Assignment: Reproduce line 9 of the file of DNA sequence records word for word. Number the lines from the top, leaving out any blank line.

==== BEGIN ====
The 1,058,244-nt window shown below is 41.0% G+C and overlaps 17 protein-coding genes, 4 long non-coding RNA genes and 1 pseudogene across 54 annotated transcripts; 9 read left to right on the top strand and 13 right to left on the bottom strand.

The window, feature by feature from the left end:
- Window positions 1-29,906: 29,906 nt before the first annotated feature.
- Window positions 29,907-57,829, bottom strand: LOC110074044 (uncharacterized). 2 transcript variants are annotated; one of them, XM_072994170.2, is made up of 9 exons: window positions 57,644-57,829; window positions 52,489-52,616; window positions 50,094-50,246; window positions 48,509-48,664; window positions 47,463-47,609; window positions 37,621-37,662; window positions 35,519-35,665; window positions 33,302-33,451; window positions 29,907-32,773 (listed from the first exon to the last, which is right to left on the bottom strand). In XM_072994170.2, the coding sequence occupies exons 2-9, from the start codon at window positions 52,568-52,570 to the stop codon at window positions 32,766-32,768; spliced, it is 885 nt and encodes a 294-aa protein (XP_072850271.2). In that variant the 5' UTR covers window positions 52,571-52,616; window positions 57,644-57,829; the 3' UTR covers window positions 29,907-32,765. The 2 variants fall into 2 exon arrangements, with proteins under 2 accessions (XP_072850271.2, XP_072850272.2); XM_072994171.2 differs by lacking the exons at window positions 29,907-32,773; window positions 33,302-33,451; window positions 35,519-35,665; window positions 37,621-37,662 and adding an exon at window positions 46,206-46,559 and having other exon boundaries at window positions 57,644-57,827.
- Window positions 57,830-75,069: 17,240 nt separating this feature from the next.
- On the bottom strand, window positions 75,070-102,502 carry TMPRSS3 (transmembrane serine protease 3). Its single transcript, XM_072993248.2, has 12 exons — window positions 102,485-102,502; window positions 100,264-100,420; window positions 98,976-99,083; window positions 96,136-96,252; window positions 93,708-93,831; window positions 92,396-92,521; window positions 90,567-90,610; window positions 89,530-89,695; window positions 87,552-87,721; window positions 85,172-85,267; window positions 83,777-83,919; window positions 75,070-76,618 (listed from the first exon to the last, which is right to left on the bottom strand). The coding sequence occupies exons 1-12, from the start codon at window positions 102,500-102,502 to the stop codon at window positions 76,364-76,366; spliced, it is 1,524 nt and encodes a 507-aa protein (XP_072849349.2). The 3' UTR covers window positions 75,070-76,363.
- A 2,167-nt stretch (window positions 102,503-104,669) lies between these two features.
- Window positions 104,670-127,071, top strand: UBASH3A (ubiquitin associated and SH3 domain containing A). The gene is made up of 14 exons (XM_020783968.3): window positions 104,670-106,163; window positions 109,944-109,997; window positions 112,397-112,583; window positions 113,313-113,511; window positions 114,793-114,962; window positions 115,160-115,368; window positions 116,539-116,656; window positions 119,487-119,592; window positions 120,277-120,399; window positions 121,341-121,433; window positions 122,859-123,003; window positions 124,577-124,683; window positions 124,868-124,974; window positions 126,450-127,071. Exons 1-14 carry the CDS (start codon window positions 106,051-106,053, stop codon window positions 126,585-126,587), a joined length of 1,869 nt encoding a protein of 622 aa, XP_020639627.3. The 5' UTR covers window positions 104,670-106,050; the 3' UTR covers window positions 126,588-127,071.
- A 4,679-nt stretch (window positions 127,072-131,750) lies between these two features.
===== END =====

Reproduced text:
- A 4,679-nt stretch (window positions 127,072-131,750) lies between these two features.